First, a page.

This isn't limited to a single protocol. YourProtocolName can be a comma-separated list of protocols (in case it matters to the design).

    Going thru your list of requirements, #1 isn't necessary (because globalMagic is an object, not a Class), and #2-5 are met.

    Summary: Use a dynamically chosen class name (which you're currently using a #define for), that implements a protocol (which you haven't shown or described in any detail), to provide the implementation for some globally available functionality.

    For comparison, in Java, this could be done with the Class.forName() static method, passing it a classname string. The resulting Class object then has an instance made from it, and that instance is stored in a global variable. A suitable Class must implement a particular interface, because the instance obtained from the class will be cast to the type defined by that interface. It is that specific interface that is used by the entire rest of the program.

    The above assumes I've correctly understood the problem you're really trying to solve, by reading the description of the solution you implemented. Frankly, I read your post through a couple of times, and I'm not entirely certain that what I describe above is solving the same problem as your solution. I think it does, but you have a couple of requirements that aren't really required (like it being a class with class methods), so I could be wrong.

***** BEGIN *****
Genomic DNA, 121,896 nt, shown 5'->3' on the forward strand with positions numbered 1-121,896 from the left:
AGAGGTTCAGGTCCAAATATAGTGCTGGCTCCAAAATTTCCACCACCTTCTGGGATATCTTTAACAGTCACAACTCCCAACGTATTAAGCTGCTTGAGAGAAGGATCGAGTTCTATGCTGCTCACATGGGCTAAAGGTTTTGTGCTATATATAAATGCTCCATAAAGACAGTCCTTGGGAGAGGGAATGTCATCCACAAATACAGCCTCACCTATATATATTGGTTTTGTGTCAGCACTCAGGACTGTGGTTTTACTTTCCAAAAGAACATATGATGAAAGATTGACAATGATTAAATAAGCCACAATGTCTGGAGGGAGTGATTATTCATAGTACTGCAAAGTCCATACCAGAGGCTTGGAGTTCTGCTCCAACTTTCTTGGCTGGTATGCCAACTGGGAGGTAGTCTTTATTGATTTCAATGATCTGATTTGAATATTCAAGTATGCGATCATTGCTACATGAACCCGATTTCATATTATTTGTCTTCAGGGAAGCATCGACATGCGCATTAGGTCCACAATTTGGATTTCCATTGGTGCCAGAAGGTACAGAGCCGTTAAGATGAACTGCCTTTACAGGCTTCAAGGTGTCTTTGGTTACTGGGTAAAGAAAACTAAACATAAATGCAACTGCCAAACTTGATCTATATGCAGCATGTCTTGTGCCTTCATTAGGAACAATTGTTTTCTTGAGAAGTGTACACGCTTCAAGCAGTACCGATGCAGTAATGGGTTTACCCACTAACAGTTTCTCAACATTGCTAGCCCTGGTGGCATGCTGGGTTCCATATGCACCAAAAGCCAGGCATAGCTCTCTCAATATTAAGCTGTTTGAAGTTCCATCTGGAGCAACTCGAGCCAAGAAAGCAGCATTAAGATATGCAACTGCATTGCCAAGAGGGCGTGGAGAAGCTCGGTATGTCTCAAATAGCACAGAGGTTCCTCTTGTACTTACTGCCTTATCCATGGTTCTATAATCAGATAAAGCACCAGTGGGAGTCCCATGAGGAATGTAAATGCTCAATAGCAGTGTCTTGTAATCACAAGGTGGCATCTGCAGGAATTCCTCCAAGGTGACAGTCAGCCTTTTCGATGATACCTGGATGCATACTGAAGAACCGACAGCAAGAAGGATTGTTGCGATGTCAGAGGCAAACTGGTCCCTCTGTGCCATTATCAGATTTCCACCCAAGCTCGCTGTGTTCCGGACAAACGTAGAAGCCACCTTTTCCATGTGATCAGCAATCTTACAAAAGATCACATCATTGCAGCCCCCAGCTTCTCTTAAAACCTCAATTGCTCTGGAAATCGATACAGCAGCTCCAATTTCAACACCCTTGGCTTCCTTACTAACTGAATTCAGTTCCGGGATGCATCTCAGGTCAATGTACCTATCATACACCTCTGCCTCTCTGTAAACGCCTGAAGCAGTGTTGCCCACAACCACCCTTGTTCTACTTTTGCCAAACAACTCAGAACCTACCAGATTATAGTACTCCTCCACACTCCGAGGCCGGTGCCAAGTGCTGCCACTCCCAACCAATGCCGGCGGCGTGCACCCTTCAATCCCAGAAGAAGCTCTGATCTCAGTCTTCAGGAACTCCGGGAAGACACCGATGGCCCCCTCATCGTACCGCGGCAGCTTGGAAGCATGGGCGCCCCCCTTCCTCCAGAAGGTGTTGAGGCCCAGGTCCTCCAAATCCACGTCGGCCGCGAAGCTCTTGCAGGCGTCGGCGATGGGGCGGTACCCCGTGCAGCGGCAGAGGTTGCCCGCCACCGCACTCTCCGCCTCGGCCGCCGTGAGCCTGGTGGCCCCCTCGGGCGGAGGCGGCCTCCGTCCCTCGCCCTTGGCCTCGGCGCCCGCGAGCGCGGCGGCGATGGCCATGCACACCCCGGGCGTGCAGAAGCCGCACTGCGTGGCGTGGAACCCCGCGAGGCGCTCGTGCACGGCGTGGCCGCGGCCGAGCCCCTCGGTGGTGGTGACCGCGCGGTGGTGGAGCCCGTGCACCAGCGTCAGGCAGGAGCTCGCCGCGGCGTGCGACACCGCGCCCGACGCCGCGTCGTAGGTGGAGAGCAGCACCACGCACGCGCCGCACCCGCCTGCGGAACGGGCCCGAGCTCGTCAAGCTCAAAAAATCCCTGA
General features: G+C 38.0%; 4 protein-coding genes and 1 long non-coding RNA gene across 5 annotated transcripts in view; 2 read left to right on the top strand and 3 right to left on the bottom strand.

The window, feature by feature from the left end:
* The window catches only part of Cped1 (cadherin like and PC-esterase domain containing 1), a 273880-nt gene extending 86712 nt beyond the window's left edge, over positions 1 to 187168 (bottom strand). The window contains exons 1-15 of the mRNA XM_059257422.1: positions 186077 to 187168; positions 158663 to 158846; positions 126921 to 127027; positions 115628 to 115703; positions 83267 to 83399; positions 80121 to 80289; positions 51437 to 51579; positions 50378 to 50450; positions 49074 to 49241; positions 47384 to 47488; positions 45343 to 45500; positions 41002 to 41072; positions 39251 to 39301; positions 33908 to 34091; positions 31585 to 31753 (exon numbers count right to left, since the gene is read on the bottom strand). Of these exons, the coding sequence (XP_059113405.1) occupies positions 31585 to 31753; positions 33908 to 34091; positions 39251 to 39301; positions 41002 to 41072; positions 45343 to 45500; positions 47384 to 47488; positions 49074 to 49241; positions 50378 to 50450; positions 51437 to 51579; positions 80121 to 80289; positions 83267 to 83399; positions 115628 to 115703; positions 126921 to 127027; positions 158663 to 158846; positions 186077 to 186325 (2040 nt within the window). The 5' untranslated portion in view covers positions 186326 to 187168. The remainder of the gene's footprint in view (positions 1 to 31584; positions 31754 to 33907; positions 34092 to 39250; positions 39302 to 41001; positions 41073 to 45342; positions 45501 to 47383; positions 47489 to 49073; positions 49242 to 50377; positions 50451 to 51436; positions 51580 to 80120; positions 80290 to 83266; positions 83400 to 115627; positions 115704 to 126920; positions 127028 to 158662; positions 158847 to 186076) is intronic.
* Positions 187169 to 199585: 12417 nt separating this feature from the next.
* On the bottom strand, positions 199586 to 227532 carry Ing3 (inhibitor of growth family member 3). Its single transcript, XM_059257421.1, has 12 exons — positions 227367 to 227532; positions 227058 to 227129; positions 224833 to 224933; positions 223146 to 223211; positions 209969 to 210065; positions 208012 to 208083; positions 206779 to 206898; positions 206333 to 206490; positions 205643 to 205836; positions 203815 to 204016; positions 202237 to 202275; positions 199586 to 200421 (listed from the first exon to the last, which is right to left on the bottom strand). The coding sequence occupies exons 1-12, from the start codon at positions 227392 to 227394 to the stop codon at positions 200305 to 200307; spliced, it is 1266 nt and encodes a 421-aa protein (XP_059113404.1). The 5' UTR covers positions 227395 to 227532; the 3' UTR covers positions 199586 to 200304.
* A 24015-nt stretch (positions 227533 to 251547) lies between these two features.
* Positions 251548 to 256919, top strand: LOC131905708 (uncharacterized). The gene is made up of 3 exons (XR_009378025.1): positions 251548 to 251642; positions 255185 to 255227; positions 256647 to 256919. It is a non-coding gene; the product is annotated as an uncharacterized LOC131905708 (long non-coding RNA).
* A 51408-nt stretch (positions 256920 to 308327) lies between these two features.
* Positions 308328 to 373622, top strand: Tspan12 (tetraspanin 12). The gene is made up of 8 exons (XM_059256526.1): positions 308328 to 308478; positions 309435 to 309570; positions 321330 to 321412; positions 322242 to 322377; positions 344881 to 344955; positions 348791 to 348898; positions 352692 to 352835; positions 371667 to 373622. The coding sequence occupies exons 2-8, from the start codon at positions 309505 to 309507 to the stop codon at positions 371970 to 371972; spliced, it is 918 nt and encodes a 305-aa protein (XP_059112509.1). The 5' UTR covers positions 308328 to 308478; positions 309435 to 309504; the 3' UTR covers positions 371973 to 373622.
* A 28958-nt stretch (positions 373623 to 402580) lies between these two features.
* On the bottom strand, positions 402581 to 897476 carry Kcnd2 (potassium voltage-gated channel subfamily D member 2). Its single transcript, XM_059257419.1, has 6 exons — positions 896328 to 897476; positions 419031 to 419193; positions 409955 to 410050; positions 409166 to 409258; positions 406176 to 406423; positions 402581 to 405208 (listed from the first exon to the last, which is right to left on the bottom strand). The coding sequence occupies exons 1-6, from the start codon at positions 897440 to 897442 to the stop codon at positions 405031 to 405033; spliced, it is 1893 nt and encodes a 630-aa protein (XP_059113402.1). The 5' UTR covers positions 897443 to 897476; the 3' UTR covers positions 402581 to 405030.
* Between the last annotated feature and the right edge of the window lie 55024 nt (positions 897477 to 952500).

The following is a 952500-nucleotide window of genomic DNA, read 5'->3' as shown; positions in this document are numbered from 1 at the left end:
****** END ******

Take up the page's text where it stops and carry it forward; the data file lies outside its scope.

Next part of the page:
3. PrismaticRealms thread starter macrumors member

    Apr 5, 2006
    Whitby, ON, Canada
    chown33, many thanks for the time you spent reading and replying to my post. I'm sorry, I tried to explain it as concise as possible, which caused the post to be more verbose than I intended. Not to mention some typos (that I've now corrected in red) that probably hindered your understanding a bit, but I believe you understood it perfectly!